Monday, June 21, 2010
Last Day of Spring Feast
Craig and I have been craving lamb, perhaps an ancient craving, in our dna, since lamb has been a part of nearly every Spring Feast food tradition the world over, through the ages. Northland Sheep Dairy in nearby Marathon, NY has beautiful lamb. Actually they have beautiful products from all parts of the lamb to sheep life cycle: sumptuous sheepskins; earthy, soft yarn; aromatic, finely textured cheese; and meat in sensible, refined cuts. One hundred percent grass fed and sustainable farm practices. It seems that nothing is wasted and the animals are fully appreciated.
And, like every food writer before and after me will proclaim, you can taste the difference! Maybe that is why the food movement and what it could mean for environmental evolution holds such promise: the rewards are physically pleasing and immediately obvious. Simply put, this lamb tastes like an animal that lived a life of movement, fresh air and seasons, and ate what it should.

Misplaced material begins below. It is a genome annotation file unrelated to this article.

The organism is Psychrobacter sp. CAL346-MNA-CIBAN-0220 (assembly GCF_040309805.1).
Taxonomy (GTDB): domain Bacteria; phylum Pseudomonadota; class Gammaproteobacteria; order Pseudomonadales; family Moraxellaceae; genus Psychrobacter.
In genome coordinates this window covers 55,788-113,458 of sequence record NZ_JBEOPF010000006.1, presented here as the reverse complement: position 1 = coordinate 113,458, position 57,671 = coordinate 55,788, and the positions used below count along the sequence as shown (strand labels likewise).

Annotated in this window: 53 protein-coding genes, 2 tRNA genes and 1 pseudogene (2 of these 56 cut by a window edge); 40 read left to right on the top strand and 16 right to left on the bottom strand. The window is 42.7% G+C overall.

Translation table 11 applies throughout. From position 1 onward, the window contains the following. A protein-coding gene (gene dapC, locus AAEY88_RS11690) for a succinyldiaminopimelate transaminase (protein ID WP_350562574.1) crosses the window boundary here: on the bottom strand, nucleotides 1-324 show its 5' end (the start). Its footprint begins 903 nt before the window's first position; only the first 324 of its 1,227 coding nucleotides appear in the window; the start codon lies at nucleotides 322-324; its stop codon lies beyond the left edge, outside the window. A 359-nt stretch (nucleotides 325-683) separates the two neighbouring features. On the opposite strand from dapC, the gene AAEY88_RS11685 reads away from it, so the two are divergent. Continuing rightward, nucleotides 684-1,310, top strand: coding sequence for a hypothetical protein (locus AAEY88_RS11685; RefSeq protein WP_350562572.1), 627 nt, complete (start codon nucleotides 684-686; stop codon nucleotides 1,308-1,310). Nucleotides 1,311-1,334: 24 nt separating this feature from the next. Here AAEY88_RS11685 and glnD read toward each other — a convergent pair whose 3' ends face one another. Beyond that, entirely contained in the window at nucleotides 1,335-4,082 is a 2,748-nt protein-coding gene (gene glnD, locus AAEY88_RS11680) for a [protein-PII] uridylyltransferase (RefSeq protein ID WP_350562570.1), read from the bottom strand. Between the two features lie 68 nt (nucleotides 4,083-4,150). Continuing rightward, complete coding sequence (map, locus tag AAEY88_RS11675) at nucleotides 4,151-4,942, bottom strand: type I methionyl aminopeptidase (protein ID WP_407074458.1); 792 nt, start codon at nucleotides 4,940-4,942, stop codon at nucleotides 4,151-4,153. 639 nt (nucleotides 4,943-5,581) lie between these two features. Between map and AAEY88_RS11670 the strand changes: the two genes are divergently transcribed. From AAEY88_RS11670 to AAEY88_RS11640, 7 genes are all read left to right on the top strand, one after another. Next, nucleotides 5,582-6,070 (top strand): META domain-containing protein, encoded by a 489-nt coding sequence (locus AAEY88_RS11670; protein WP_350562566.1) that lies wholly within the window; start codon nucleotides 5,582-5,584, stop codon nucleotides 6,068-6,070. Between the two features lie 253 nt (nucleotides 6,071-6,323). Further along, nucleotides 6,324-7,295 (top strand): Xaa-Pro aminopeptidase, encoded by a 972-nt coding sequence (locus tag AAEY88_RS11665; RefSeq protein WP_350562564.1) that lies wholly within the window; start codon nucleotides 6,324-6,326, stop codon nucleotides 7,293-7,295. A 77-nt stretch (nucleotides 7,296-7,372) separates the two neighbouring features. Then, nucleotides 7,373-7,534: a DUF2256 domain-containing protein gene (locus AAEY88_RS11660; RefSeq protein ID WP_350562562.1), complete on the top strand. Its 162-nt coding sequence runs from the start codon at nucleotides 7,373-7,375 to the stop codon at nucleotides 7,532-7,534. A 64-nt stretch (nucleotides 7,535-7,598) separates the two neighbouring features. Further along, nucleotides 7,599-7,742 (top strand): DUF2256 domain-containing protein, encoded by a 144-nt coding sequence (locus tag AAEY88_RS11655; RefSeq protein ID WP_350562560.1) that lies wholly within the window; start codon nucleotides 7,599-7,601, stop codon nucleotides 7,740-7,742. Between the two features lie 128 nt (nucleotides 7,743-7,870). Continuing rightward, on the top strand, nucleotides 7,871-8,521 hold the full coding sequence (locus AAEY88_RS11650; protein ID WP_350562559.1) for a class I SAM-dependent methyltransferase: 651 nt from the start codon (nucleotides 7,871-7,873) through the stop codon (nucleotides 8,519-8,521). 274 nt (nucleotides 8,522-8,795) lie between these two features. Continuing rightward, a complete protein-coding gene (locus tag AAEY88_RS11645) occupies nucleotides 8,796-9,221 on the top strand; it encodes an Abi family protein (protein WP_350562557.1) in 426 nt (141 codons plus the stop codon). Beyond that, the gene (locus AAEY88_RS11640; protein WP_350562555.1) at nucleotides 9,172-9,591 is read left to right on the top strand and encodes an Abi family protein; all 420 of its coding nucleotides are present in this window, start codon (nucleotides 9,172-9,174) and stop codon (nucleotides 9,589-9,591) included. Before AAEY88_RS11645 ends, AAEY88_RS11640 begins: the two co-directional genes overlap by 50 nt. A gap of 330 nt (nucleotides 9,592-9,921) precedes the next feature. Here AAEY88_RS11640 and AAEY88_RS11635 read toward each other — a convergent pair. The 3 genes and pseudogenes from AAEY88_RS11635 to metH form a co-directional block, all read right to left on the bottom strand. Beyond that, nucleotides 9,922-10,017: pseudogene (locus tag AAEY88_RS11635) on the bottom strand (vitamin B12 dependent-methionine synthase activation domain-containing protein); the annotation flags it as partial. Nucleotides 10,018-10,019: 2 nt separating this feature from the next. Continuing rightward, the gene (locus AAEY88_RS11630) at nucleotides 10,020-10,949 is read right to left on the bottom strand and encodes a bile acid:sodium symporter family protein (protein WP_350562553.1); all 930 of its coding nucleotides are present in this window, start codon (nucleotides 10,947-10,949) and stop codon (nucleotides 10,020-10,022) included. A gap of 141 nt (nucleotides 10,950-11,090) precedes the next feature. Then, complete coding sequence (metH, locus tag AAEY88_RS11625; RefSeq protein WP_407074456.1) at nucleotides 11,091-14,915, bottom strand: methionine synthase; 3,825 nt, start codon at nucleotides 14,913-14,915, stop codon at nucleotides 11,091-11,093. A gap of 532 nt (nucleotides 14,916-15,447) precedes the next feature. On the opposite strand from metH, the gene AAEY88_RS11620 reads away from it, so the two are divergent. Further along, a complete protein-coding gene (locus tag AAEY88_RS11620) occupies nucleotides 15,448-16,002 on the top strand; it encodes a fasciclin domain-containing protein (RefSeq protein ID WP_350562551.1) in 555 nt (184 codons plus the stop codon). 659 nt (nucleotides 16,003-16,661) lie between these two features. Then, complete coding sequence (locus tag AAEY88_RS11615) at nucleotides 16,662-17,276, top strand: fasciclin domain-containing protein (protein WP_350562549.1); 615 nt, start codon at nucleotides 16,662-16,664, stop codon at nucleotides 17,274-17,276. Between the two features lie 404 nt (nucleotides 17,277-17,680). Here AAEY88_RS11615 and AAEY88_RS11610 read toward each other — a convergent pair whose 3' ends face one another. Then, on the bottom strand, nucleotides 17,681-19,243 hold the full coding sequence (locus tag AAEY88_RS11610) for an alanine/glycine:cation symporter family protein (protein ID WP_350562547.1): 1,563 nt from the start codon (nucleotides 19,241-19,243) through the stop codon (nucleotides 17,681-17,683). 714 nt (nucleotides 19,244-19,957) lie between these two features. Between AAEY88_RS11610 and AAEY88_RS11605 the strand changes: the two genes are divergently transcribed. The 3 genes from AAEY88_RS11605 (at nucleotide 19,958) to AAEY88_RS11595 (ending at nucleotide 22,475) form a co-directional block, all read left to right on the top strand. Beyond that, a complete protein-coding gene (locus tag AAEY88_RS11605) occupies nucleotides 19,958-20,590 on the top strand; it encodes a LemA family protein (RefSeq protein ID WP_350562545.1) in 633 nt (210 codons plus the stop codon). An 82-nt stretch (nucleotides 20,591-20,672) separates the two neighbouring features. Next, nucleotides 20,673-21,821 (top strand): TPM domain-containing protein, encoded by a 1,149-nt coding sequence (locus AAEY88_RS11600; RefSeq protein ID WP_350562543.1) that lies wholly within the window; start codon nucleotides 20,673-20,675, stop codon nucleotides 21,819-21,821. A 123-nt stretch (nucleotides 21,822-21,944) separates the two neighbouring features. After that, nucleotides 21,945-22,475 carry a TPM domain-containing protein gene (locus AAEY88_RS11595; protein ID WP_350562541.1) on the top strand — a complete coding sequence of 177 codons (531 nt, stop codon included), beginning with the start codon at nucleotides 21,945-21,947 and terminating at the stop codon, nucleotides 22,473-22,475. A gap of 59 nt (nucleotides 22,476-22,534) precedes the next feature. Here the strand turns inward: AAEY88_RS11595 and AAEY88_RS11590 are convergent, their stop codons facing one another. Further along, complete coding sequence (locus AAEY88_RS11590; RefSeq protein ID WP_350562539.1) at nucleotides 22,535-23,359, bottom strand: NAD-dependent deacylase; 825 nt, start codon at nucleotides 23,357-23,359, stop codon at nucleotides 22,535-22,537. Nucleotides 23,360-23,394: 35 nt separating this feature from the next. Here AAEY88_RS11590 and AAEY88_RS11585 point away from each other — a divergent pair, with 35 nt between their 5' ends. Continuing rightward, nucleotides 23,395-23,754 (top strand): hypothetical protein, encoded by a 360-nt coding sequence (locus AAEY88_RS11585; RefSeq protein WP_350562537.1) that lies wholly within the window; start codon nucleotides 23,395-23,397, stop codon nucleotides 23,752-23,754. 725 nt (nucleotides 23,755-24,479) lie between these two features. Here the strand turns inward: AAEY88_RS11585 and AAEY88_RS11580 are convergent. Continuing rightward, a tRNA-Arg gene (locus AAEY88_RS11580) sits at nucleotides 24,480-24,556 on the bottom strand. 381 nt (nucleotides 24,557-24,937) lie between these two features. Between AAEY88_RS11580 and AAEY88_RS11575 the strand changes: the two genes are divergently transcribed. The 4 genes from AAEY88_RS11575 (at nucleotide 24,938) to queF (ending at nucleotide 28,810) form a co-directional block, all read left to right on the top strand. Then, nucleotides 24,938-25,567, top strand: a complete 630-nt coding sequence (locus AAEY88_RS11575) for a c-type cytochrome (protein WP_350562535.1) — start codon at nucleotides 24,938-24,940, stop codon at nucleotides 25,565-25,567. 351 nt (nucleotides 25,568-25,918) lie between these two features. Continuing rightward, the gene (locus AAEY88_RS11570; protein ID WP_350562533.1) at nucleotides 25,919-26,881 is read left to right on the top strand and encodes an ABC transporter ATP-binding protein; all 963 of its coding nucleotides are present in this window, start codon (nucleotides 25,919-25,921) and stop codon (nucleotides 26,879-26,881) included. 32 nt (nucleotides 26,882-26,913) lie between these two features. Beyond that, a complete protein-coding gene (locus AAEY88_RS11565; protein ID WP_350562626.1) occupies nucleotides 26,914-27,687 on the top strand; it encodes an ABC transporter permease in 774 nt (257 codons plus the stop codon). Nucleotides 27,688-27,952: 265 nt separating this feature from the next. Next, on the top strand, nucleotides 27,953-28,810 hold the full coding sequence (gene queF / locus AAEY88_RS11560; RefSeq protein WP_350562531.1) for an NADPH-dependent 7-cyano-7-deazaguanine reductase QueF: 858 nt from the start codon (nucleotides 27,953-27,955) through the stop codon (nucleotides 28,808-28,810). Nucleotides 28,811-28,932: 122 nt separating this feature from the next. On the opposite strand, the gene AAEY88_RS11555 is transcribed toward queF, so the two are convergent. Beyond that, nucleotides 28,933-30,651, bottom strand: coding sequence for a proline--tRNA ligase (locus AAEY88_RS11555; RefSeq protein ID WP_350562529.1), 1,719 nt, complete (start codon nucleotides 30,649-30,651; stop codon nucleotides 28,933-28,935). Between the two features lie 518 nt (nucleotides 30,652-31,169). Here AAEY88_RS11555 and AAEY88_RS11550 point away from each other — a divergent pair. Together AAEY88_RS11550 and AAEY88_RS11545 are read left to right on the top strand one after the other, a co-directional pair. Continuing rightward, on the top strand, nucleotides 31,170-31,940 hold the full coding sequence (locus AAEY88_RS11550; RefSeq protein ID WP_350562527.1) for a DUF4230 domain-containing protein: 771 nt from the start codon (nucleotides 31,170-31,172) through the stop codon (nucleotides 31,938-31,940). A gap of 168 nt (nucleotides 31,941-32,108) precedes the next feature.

On the last day of spring, June 20, we got to our spring feast. The day was warm, everything green and bursting with life, with a cool breeze coming off the lake. We grilled lamb chops over a hardwood fire. Craig made flageolet beans from David Tanis's "a platter of figs and other recipes." A green salad of Romaine and Oak Leaf lettuces. Bowls of radishes and tiny, new carrots. The fire was going so nicely we rummaged around for more to grill: a single andouille sausage from the Piggery, and a stack of sliced peasant bread. Il Buco olive oil and salt over the grilled, smokey bread.
For the kids, a cold pitcher of water infused with fresh, crushed cherries, thyme, mint and lavender, and for us, a bright, soft red wine. We raised our glasses to Father's Day, to this glorious spring of flowers, baby birds and fruit, to each other, and to our family and friends, always in our hearts. Happy Summer Solstice.